The Oroville Dam Failure

As I write the Oroville dam in California is eroding back toward a breach of the reservoir. I am a dam contractor. If you ever heard someone say “that dam contractor..” they may have been talking about me.

I have repaired hundreds of dams including ones like Oroville, which were in the process of failure. I know a lot about dams.

The spillway failure is a common type of failure, where phreatic, or surface water entered the spillway, migrating beneath the slabs. (A static element on a dynamic element, A hard element on a live element). The dam is hydrated and dehydrated as water levels rise and fall, moving, as soils swell from pressures and water mass. In times of high rain the phreatic surface (hydrated soils line) moves toward the surface, venting into the void so produced.

This creates a void. Moving water over the years has eroded soils from beneath the slab downstream and left a channel. Now, the spillway has been actuated in a high-flow event and the plates of the spillway have failed into the stream, scouring from beneath them. They will continue to fail as the water continues to flow. The hydraulic jump exacerbates this erosion.

If the flow continues for a long enough time, with sufficient velocity, the reservoir will be voided by the migration of the erosion to the pool (cut-back). I cannot tell if failure is imminent, from Ohio, but it is an unacceptable situation that has been allowed to develop. It is a case of pennies pinched producing dollars spent, perhaps tragedy.

What we can learn as a nation is the information that is being disseminated. Words chosen carefully, to not excite, to not scare. The issue, as it now stands is serious, life-threatening even. The officials, the owners reps, the media will tell us now, that there is nothing to be be frightened about – all under control (remember Katrina??).

We have, for so long, ignored the failing infrastructure of this great nation, Let us hope that a fatal failure is not necessary to get us to act. Past experience does not make me hopeful of that.

Oroville is 770′ high, 6,920′ long. It is one of the 20 largest dams in the world. If Oroville breaks, The city will be flooded.

Eight thousand three hundred and seventy five residents are at risk within the inundation zone. Two hundred thirty critical facilities in the city of Oroville are within the inundation zone, including; Eleven schools, twenty one day care and children service centers, fourteen elder care facilities, twenty six bridges will be lost, the airport, two fire stations, the government administration building, three law enforcement stations, the EMERGENCY OPERATIONS CENTER (brilliant) Two waste water treatment plants, the jail, and the Hospital. (from the City of Oroville local hazard mitigation plan update May, 2013)

We are not talking about a river rising, where people have time to evacuate. We are talking about a wall of debris, mud, and water taking out a city, buildings, roads, bridges, life, in a horrible instant.

When will we, at last mandate proper maintenance and inspection of these high hazard and medium hazard dams? Why are we willing to suffer a loss of hundreds of millions of dollars to save a couple of dollars on proper and responsible dam safety and repairs?

Whatever you may hear, this is a significant event which could be horrible in its scope and its magnitude. Let us pray that it does not breach, and let us hope that, at last people are sufficiently concerned to act.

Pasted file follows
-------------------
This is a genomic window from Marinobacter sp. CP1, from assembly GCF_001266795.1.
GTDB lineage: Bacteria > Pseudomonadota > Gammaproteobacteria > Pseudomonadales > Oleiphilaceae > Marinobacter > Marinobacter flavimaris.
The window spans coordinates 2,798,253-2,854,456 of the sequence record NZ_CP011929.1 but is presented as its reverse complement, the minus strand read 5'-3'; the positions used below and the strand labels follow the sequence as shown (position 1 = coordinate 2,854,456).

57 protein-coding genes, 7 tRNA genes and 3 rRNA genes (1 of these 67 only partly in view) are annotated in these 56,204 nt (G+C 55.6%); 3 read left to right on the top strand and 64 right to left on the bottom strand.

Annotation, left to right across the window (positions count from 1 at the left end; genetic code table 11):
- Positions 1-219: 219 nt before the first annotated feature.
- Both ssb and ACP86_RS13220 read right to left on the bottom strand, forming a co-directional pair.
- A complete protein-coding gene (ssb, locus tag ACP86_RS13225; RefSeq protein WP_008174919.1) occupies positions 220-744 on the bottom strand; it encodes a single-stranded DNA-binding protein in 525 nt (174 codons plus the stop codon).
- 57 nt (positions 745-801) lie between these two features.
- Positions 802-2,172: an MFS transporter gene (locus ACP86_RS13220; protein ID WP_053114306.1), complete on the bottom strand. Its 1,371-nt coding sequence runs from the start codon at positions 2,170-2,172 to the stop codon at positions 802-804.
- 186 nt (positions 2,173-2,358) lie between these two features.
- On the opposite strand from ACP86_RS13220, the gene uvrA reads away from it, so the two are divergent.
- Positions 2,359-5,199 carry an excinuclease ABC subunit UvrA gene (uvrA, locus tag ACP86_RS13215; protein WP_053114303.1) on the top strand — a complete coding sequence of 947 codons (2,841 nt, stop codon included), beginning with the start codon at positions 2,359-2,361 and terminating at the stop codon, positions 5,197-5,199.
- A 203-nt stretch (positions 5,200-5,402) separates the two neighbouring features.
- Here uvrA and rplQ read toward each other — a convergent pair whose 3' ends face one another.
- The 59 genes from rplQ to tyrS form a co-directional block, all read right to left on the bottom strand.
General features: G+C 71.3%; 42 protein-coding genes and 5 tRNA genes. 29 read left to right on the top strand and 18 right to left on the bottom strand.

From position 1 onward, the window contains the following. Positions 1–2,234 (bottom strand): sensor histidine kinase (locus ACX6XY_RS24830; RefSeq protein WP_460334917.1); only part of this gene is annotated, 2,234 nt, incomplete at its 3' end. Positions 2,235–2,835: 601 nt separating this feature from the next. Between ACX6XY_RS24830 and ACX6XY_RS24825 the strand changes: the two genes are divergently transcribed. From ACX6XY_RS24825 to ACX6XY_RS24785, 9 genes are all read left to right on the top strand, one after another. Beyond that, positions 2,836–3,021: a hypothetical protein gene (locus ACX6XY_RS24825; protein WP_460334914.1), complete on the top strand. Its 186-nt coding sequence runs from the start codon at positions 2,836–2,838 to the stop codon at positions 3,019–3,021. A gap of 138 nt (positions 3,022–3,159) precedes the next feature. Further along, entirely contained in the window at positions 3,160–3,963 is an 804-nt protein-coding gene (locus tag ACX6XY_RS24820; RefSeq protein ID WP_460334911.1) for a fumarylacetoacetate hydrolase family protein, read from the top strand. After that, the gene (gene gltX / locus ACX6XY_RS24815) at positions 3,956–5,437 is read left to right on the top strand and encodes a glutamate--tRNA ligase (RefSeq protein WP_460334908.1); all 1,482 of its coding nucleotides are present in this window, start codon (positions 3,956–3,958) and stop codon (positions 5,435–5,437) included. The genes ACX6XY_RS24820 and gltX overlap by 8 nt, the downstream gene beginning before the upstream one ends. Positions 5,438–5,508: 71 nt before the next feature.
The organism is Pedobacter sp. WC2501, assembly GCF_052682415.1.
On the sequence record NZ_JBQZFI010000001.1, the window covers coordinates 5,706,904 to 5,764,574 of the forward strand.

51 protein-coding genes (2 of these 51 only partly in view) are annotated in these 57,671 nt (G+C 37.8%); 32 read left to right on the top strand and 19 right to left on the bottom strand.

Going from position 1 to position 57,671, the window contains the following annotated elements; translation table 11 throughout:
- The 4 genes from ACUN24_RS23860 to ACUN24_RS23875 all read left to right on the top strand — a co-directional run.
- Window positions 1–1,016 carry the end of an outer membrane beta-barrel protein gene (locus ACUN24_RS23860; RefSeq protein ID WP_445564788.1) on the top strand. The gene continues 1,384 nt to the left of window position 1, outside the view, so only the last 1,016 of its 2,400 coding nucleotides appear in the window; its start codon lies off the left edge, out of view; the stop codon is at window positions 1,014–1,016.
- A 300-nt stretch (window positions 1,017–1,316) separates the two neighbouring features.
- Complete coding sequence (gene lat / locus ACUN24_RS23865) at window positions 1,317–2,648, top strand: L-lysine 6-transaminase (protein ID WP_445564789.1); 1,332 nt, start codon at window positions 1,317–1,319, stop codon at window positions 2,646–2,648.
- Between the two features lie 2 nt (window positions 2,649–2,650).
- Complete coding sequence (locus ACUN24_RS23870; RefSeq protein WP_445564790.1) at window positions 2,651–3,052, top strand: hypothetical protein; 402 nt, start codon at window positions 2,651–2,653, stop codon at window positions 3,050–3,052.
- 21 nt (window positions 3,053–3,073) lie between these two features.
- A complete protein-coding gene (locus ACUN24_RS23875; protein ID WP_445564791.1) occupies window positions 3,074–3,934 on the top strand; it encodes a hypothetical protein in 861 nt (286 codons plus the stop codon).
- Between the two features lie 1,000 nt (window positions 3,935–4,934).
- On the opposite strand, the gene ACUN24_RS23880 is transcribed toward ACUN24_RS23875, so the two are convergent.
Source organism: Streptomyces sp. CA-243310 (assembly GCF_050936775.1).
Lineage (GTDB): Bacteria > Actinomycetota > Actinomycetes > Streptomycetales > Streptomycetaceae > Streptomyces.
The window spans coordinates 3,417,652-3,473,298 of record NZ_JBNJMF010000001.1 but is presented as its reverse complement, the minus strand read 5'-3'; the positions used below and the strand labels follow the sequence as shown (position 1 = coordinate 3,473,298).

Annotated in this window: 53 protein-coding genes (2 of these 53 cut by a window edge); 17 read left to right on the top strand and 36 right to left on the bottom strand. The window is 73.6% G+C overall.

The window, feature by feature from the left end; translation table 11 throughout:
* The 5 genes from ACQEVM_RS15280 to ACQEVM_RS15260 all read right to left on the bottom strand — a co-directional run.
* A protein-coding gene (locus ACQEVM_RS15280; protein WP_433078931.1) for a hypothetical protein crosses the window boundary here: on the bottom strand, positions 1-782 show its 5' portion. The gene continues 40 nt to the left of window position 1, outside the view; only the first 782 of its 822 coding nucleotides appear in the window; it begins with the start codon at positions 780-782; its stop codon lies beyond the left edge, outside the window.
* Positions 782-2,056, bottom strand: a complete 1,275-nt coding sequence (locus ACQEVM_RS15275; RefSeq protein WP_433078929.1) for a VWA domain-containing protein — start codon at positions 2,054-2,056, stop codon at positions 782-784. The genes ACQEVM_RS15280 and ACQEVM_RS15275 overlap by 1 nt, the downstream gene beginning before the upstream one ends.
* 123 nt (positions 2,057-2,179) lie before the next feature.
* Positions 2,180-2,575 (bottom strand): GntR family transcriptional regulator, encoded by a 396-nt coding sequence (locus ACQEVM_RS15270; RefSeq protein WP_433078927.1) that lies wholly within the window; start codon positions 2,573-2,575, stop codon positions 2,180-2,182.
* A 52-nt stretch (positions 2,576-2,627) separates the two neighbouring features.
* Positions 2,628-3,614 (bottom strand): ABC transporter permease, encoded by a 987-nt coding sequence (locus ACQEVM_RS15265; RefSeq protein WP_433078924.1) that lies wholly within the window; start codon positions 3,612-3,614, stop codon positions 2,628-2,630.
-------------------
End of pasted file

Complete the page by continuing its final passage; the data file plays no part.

Scott Cahill

Oroville – a failure of a once great nation

In considering the events at Oroville, it is easy to concentrate on the negative. There is so much negative to go around.

The Principal spillway, the normal method of shedding water from the reservoir, has failed from scour, the soils being discharged downstream by the high velocity water. The Principal spillway is a controlled spillway, with gates at the dam crest to “control” the flow of water down the concrete “sluiceway” to the stream below, in Oroville’s case the Feather River. In a normal discharge, the sluiceway would conduct the flow down the grade, discharging into a plunge pool. Concrete block-like elements may serve to break and confuse the flow, the plunge pool, then absorbing the remaining energy and the water moving downstream. Oroville’s principal spillway failed because the sluiceway was undermined by voids, which became “charged” by high-pressure water introduced from the discharge through the gates. The result was a failure of the components of the sluiceway, plate slabs, and training walls were washed into the stream below, impeding flow, and causing a backup of the pool below the dam.

The emergency spillway is an uncontrolled spillway. It will pass as much water as entered the reservoir across its weir and the water is then transmitted downstream. The emergency spillway at Oroville is unlined, composed of indigenous earth and rock. Abutting rock is assessed in construction of a dam to attempt to understand its erosion characteristics. Rock of abutments is often considered “weathered” Weathered rock is rock which has been exposed at the surface and has become fractured and less sound. Sound rock is called “High Recovery” rock. Soft and fractured rock is called “Low Recovery” rock. Low recovery rock is prone to erosion. As an example, granite which is not weathered (granite is resistive to weathering) is high recovery rock. If it has seams of sands, silts, or clays, even granite can be considered low recovery. Shale is a rock that weathers rapidly. Shale abutments are often subject to erosion with high flows across these soils (rock). It is acceptable for an emergency spillway to lose soils and to be damaged in a discharge. The emergency spillway is used in special cases where there are severe flows (flooding rains or a break of a reservoir upstream for instance). Oroville’s emergency spillway was an earthen spillway. It is a weathered bedrock outcropping. Upon actuation, because of the failure of the principal spillway, it became apparent that the emergency spillway’s underlying rock was erosive, causing severe cutback, which threatened the foundation of the ogee weir. Noting this rapid evolution of the cutback, the operators opened the gates again to the failing principal spillway.